Acetylation of non-histone proteins modulates cellular signalling at multiple levels

Leibniz Institute for Age Research - Fritz Lipmann Institute, Beutenbergstrasse 11, 07745 Jena, Germany.
The International Journal of Biochemistry & Cell Biology (Impact Factor: 4.05). 10/2008; 41(1):185-98. DOI: 10.1016/j.biocel.2008.08.027
Source: PubMed


This review focuses on the posttranslational acetylation of non-histone proteins, which determines vital regulatory processes. The recruitment of histone acetyltransferases and histone deacetylases to the transcriptional machinery is a key element in the dynamic regulation of genes controlling cellular proliferation and differentiation. A steadily growing number of identified acetylated non-histone proteins demonstrate that reversible lysine acetylation affects mRNA stability, and the localisation, interaction, degradation and function of proteins. Interestingly, most non-histone proteins targeted by acetylation are relevant for tumourigenesis, cancer cell proliferation and immune functions. Therefore inhibitors of histone deacetylases are considered as candidate drugs for cancer therapy. Histone deacetylase inhibitors alter histone acetylation and chromatin structure, which modulates gene expression, as well as promoting the acetylation of non-histone proteins. Here, we summarise the complex effects of dynamic alterations in the cellular acetylome on physiologically relevant pathways.

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Available from: Tobias Wagner, Jul 30, 2014
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    • "Histone deacetylase (HDAC) activities are essential for the removal of acetyl groups from the e-amino group of lysine residues leading to modulation of activity, cellular localization or stability of targeted proteins [1] [2] [3]. The HDAC family contains eighteen members divided in four classes: class I (HDAC1, 2, 3, 8), class II (IIa: HDAC4, 5, 7, 9; IIb: HDAC6, 10), class III (sirtuins 1–7) and class IV (HDAC11). "
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    ABSTRACT: Histone deacetylase (HDAC)6 is a unique isoenzyme targeting specific substrates including α-tubulin and heat shock protein (HSP)90. HDAC6 is involved in protein trafficking and degradation, cell shape and migration. Deregulation of HDAC6 activity is associated with a variety of diseases including cancer leading to a growing interest for developing HDAC6 inhibitors. Here, we identified two new structurally related 4-hydroxybenzoic acids as selective HDAC6 inhibitors reducing proliferation, colony and spheroid formation as well as viability of prostate cancer cells. Both compounds strongly enhanced α-tubulin acetylation leading to remodeling of microtubular organization. Furthermore, 4-hydroxybenzoic acids decreased HSP90α regulation of the human androgen receptor in prostate cancer cells by increasing HSP90α acetylation levels. Collectively, our data support the potential of 4-hydroxybenzoic acid derivatives as HDAC6-specific inhibitors with anti-cancer properties.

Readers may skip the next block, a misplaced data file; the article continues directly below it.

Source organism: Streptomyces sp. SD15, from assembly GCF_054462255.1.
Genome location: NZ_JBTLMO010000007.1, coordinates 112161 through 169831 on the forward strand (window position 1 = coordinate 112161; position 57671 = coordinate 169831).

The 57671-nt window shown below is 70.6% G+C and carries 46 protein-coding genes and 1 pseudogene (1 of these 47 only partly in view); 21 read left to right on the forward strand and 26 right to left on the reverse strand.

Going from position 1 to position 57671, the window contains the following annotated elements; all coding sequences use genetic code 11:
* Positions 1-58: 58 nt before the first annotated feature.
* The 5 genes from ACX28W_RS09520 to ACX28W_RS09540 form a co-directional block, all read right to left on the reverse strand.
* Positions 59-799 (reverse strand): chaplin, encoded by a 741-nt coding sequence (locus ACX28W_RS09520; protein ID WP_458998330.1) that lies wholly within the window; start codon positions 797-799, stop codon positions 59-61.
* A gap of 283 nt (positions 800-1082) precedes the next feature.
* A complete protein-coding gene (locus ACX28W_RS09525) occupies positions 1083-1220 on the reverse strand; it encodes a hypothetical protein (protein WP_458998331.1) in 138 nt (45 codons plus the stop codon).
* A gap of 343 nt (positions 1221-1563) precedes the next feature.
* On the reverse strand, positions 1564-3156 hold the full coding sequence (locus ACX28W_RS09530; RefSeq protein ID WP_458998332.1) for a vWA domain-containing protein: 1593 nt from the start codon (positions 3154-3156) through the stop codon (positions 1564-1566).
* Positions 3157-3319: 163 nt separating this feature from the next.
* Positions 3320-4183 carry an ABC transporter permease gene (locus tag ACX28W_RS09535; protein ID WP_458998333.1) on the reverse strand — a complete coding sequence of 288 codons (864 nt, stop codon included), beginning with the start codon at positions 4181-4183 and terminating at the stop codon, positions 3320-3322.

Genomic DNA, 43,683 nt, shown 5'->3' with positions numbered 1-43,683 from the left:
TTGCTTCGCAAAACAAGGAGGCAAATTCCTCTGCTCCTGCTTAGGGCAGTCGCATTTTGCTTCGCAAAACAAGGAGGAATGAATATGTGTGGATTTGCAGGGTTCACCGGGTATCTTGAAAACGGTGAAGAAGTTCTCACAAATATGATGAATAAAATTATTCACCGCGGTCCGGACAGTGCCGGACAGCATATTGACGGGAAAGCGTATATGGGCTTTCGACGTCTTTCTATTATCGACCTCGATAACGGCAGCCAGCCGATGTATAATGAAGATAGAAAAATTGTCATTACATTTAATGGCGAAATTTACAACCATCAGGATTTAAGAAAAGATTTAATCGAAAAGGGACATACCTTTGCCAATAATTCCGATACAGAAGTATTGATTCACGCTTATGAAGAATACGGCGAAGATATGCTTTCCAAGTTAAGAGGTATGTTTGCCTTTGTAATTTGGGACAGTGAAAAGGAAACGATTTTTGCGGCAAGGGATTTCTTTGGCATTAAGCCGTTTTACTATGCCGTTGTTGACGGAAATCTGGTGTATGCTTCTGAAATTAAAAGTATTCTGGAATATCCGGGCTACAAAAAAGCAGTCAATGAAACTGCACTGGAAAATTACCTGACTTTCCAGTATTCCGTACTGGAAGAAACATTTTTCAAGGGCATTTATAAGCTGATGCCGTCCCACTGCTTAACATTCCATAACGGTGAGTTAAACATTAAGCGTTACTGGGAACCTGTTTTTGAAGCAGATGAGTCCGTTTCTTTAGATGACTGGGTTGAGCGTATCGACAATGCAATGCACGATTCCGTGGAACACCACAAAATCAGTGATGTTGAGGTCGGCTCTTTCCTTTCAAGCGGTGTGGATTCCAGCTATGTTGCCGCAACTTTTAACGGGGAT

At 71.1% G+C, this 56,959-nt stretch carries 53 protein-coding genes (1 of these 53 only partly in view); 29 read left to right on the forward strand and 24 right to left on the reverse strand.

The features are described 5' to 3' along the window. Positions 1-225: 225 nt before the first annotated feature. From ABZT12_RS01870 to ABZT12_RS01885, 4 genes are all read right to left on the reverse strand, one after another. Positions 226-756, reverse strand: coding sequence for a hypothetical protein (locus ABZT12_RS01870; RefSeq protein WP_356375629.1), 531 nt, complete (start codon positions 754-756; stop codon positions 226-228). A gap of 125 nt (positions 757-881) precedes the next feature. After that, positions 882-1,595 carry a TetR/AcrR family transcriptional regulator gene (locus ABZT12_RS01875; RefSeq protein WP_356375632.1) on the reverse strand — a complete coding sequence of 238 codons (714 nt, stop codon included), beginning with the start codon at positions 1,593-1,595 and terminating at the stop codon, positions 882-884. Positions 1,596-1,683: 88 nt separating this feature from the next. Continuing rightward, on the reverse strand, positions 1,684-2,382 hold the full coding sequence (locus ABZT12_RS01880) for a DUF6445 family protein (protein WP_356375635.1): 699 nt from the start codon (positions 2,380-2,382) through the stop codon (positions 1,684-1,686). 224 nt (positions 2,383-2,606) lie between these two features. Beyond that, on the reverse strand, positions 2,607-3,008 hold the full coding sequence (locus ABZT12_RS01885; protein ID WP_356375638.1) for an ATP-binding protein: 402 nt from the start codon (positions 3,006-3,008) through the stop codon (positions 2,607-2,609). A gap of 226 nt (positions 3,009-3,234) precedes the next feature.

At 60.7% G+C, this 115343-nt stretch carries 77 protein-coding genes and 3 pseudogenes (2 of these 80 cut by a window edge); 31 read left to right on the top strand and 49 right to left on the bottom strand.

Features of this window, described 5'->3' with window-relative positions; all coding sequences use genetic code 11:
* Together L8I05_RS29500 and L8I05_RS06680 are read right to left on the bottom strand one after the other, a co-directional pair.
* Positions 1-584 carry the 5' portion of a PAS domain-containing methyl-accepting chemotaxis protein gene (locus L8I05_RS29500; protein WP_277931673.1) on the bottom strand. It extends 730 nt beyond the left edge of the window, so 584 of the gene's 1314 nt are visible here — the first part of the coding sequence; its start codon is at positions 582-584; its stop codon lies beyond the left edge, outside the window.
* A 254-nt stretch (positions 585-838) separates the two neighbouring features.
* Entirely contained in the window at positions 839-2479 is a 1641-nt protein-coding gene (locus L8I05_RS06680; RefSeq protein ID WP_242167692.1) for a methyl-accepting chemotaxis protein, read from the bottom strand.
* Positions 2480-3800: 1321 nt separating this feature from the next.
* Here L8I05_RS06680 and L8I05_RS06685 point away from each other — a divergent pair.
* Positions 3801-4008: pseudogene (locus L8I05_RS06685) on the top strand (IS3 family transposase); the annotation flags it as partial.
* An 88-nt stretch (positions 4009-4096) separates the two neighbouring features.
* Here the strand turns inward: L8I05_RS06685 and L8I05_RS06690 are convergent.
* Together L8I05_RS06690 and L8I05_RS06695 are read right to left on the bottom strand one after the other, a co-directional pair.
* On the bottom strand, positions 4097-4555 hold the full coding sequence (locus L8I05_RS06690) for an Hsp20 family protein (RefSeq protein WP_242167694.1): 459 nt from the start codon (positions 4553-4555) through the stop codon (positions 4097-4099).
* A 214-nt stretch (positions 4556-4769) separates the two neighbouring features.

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    • "HDACs together with histone lysine acetyltransferases (HATs) are responsible for the balance between acetylated/deacetylated states of histones, therefore transform the chromatin structure and alter gene transcription. Growing number of identified acetylated non-histone proteins demonstrate that reversible lysine acetylation also influence mRNA stability, and the localisation, interaction, degradation and function of non-histone proteins (Choudhary et al., 2009; Spange et al., 2009). HDAC inhibitors (HDACi) generally lead to growth arrest, differentiation and apoptosis of malignant cells, and have been extensively explored as potential anti-cancer agents (West & Johnstone, 2014). "
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    • "Since the acetylation status of histones is critical for the gene expression modulation and cell fate, there is no surprise that its dysregulation is involved in the development of several cancers. Recent studies revealed that HDACs are responsible for the deacetylation of several nonhistones too, such as proteins relevant for tumorigenesis, for cancer cell proliferation, and for immune functions [11] [12]. "
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    ABSTRACT: In the last decades, inhibitors of histone deacetylases (HDAC) have become an important class of anti-cancer agents. In a previous study we described the synthesis of spiro[chromane-2,4'-piperidine]hydroxamic acid derivatives able to inhibit histone deacetylase enzymes. Herein, we present our exploration for new derivatives by replacing the piperidine moiety with various cycloamines. The goal was to obtain highly potent compounds with a good in vitro ADME profile. In addition, molecular modeling studies unravelled the binding mode of these inhibitors.
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